I wasn't feeling creative today, so I decided to hack together the classic mood light, where you take a Red-Green-Blue LED and have it fade from color to color. I did this back when I originally got the RGB LED, but didn't do a very good job on the algorithm for the colors.

The algorithm I used this time was a little better, but still needs a little work. As it stands now, it picks a new color as follows:
  • Generate a random number between zero and the maximum intensity and assign it to the target value for a random one of the three colors.
  • Generate a random number between zero and the maximum minus the target for the first, and assign this number to the next color's target value.
  • Subtract both of the previous target values from the maximum, and assign this to the third.
This would normally generate red heavy colors, since it would average 50% red, 25% blue, 25% green, but since I have it start randomly between the three, it is still biased away from (33, 33, 33), but that's white, so it's not necessarily a bad thing.

Once the target color has been selected, all that's left is to drift to it from the current color, to create the soothing ebb of color.
  • Is the current red level higher or lower than the target? If so, add or subtract one to get closer.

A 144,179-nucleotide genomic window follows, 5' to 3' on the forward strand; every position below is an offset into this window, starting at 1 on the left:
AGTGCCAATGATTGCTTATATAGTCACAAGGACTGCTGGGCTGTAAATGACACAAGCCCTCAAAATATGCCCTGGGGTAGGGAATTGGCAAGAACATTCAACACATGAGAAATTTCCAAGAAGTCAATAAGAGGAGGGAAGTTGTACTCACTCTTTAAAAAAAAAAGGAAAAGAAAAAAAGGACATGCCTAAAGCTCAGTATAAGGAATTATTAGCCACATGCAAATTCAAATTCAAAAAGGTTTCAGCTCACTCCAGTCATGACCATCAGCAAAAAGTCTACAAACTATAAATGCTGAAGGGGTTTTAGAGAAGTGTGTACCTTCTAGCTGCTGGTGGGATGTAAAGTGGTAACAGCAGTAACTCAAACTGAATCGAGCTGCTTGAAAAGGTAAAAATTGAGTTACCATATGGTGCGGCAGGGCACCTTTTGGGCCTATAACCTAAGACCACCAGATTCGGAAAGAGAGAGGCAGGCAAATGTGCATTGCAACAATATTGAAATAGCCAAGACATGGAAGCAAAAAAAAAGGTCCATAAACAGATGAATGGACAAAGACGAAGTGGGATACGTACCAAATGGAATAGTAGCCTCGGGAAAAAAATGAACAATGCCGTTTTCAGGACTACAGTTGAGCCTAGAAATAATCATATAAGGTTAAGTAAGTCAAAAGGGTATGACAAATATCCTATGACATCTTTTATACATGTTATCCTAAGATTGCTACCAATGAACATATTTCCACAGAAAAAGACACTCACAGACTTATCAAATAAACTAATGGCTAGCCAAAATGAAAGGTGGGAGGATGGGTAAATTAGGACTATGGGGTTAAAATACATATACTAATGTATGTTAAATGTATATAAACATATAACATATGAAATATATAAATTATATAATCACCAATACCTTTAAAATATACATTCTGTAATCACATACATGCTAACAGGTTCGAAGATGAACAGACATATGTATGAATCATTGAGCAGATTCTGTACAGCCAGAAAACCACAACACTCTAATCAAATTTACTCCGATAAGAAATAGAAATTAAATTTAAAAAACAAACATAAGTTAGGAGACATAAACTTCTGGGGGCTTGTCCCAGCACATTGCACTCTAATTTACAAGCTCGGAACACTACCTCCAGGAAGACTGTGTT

• Write out the current state to the PWM pins on the Arduino.
  • Pause for 10ms
  • Move on to blue, then green, pausing another 10ms after each.
  • After moving all three one value up or down, if we're still not at the target color, loop back and repeat.
  • Once the target color is reached, pause for 2 seconds to let the viewer enjoy the new color, then select a new target color and repeat the entire cycle.
Overall, I think it does a decent job, but the colors tends to be more washed out half-whites than I'd really like. The ideal solution would be to build a table of ~20 colors that you know look good on the RGB LED, then drift between those randomly. Unfortunately, that requires picking ~20 orthogonal pretty colors, and just calling random() a couple times is a lot easier when you aren't feeling creative.

My video camera isn't very good at recording the color of a light source, but if you watch the breadboard it's plugged into, you can see what's going on, color wise. (If you're reading this in Facebook, you're gonna need to click through to the original post. Yeah, right there, at the bottom, right above the comments, theeere you go...)